Friday, January 02, 2009

Why I am Not a Fundamentalist - A Brief Look at the Cosmology of Genesis 1

The "fight for Genesis" has been a rallying point of fundamentalists for over a century since Darwin published The Origin of Species in 1859. What fundamentalists have been fighting for is the wrong headed defense of Mosaic or Ancient Cosmology. What such a reading of the text of Genesis misses is that the bible is not intending to communicate the ancient cosmology as a tenet of the faith. Therefore, to make ancient cosmology a creedal belief places the progress of human discovery at odds with faith in Jesus as the Christ. Such a link between Ancient cosmology and faith in Jesus places an unnecessary stumbling block to faith.

Instead, it is better to understand the worldview of the biblical writers as one of the tools the writer necessarily used to communicate the culturally transcendent truths about God's relationship with man throughout history from Abraham to the present.

For example, Genesis 1 states the following:
6 And God said, "Let there be an expanse between the waters to separate water from water." 7 So God made the expanse and separated the water under the expanse from the water above it. And it was so. 8 God called the expanse "sky." And there was evening, and there was morning—the second day.
Moses is stating that God separated the waters, some above in the heavens and some below the air on earth. The expanse between the two bodies of water was called sky. Later, Moses places the stars and the like in the sky. This is the Ancient cosmology. This view of how the universe is laid out was prior to our discovery of the water cycle of evaporation, condensation and precipitation and was a common sense explanation of where rain came from.

Remember, less than 300 years ago, human beings universally believed that there were four basic elements: earth, fire, water and air. No one had described accurately the idea that one element could exist in the three basic states of air, liquid, and solid. These discoveries which we take for granted today are part of our cosmology.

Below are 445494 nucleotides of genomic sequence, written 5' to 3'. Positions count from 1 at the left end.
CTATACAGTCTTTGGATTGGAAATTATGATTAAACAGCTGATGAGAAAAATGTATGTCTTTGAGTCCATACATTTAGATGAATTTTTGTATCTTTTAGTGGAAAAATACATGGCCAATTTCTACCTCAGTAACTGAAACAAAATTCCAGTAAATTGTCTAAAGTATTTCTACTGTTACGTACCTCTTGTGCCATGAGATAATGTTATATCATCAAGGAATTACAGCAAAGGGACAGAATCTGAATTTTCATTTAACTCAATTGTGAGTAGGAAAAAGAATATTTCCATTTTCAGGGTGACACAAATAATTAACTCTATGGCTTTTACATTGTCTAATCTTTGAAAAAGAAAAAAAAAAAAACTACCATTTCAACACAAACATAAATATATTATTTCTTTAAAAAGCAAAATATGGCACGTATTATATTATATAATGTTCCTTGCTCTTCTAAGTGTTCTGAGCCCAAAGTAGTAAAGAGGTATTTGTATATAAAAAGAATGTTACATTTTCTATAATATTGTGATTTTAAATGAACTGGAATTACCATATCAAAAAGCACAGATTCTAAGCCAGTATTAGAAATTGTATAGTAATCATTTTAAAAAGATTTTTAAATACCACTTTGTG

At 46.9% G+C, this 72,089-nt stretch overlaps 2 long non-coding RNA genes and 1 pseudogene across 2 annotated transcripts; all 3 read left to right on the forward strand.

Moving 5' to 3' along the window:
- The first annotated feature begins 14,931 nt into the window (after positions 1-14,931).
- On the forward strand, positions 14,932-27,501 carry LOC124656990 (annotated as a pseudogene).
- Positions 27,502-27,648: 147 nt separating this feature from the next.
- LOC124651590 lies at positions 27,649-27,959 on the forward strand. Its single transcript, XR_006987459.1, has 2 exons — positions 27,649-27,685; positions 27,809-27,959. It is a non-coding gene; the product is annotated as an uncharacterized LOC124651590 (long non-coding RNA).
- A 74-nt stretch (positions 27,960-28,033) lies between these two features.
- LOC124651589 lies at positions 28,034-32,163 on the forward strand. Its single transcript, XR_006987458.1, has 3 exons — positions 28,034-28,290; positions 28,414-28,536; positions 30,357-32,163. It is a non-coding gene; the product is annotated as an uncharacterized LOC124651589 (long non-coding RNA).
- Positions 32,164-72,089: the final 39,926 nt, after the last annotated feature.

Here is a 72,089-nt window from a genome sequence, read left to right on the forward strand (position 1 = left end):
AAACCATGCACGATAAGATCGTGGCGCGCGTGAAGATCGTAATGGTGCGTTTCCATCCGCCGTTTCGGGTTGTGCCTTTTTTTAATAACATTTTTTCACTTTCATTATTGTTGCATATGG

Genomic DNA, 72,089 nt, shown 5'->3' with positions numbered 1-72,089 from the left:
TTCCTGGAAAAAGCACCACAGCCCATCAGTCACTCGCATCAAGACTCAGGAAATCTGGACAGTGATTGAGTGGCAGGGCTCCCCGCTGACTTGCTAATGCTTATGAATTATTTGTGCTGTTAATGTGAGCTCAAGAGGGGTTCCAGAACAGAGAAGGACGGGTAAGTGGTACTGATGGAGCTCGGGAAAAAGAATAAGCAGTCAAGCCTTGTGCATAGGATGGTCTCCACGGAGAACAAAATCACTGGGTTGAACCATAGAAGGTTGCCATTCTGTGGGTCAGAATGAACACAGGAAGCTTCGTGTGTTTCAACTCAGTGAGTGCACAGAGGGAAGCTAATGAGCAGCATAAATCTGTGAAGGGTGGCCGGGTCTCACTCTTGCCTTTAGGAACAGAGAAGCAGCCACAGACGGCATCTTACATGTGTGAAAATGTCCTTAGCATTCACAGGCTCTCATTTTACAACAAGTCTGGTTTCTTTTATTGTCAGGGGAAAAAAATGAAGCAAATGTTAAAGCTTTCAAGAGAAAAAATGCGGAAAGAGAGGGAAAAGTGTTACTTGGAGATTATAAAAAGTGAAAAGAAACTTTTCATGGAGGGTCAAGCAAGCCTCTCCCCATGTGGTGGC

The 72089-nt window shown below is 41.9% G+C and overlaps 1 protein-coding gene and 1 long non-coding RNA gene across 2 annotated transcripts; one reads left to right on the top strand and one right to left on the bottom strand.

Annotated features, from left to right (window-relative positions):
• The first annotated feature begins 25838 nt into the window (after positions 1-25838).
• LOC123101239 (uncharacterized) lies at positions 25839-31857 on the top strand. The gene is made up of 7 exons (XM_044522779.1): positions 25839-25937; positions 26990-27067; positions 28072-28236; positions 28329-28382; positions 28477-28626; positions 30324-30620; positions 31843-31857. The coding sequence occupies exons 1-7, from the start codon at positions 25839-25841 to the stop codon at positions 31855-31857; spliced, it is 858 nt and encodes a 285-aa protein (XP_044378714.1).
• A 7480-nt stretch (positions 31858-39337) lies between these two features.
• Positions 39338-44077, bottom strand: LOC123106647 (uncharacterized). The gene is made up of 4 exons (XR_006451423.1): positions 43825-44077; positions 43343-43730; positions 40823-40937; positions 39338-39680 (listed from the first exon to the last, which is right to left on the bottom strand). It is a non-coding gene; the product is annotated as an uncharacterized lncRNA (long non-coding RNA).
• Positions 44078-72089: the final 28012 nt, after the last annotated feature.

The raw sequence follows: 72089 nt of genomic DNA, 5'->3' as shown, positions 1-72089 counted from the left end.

The key here is that you cannot expect an ancient writer to speak from a worldview that was not possible for him to comprehend. God inspires men to write, but, nonetheless, God uses human instruments to perform His work including writing the Bible.

So when we take into account the worldview of the writer, we must look to discover the BIG revolutionary "aha" that the writer was explaining to his contemporary readers. In Genesis, Moses was not questioning whether there existed two bodies of water separated by the expanse of sky. What he was questioning was the understanding that the different elements and objects of the universe were the creation or eminence of DIFFERENT DEITIES.

Moses the Prophet of Monotheism!!!!
In Moses' world, the Israelites had just come out of Egypt where there was a god of the river and a god of the frogs and a god of the Sun etc. The story of Moses is the story that the God of Abraham, Isaac, and Jacob is the One true God of Heaven and Earth and all that is on the earth and under the earth and in the seas and in the sky and the rain and the sun and everything.

Moses tells this revelation using the tools of his culture and ancient cosmology. To miss the radical proclamation of the Lord Almighty as Lord of All and instead focus on the cosmological understanding of human society of 4000 years ago is to not only miss the point but to place ignorance as a prerequisite to faith in God Almighty.

I do not think that the placing of such a stumbling block between faith and those God loves will be something that will be so easily forgiven.

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